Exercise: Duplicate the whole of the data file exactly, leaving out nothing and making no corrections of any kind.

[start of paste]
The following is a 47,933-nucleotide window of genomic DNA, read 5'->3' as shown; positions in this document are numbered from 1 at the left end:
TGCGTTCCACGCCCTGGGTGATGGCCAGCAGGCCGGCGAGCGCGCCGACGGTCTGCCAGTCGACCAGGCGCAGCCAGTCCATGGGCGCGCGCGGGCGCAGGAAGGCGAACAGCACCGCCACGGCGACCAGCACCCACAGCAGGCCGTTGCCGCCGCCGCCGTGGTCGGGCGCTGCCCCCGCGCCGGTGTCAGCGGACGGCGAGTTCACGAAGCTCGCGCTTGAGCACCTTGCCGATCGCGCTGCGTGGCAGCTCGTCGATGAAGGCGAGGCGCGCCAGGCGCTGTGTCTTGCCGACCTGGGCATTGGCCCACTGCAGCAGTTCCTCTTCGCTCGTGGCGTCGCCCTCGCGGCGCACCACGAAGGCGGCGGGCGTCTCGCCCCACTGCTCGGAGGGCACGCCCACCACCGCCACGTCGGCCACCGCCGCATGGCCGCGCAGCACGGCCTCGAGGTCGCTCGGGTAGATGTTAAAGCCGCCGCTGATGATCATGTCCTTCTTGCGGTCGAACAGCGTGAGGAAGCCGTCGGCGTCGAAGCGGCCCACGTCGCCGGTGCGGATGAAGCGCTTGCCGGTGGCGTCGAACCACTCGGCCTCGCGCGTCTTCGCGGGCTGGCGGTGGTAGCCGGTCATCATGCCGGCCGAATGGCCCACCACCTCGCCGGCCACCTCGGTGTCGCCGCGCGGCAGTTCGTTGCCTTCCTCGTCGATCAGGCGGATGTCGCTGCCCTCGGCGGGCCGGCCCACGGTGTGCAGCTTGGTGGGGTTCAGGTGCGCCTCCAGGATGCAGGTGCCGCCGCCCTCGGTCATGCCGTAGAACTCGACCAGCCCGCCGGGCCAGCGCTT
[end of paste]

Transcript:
The following is a 47,933-nucleotide window of genomic DNA, read 5'->3' as shown; positions in this document are numbered from 1 at the left end:
TGCGTTCCACGCCCTGGGTGATGGCCAGCAGGCCGGCGAGCGCGCCGACGGTCTGCCAGTCGACCAGGCGCAGCCAGTCCATGGGCGCGCGCGGGCGCAGGAAGGCGAACAGCACCGCCACGGCGACCAGCACCCACAGCAGGCCGTTGCCGCCGCCGCCGTGGTCGGGCGCTGCCCCCGCGCCGGTGTCAGCGGACGGCGAGTTCACGAAGCTCGCGCTTGAGCACCTTGCCGATCGCGCTGCGTGGCAGCTCGTCGATGAAGGCGAGGCGCGCCAGGCGCTGTGTCTTGCCGACCTGGGCATTGGCCCACTGCAGCAGTTCCTCTTCGCTCGTGGCGTCGCCCTCGCGGCGCACCACGAAGGCGGCGGGCGTCTCGCCCCACTGCTCGGAGGGCACGCCCACCACCGCCACGTCGGCCACCGCCGCATGGCCGCGCAGCACGGCCTCGAGGTCGCTCGGGTAGATGTTAAAGCCGCCGCTGATGATCATGTCCTTCTTGCGGTCGAACAGCGTGAGGAAGCCGTCGGCGTCGAAGCGGCCCACGTCGCCGGTGCGGATGAAGCGCTTGCCGGTGGCGTCGAACCACTCGGCCTCGCGCGTCTTCGCGGGCTGGCGGTGGTAGCCGGTCATCATGCCGGCCGAATGGCCCACCACCTCGCCGGCCACCTCGGTGTCGCCGCGCGGCAGTTCGTTGCCTTCCTCGTCGATCAGGCGGATGTCGCTGCCCTCGGCGGGCCGGCCCACGGTGTGCAGCTTGGTGGGGTTCAGGTGCGCCTCCAGGATGCAGGTGCCGCCGCCCTCGGTCATGCCGTAGAACTCGACCAGCCCGCCGGGCCAGCGCTT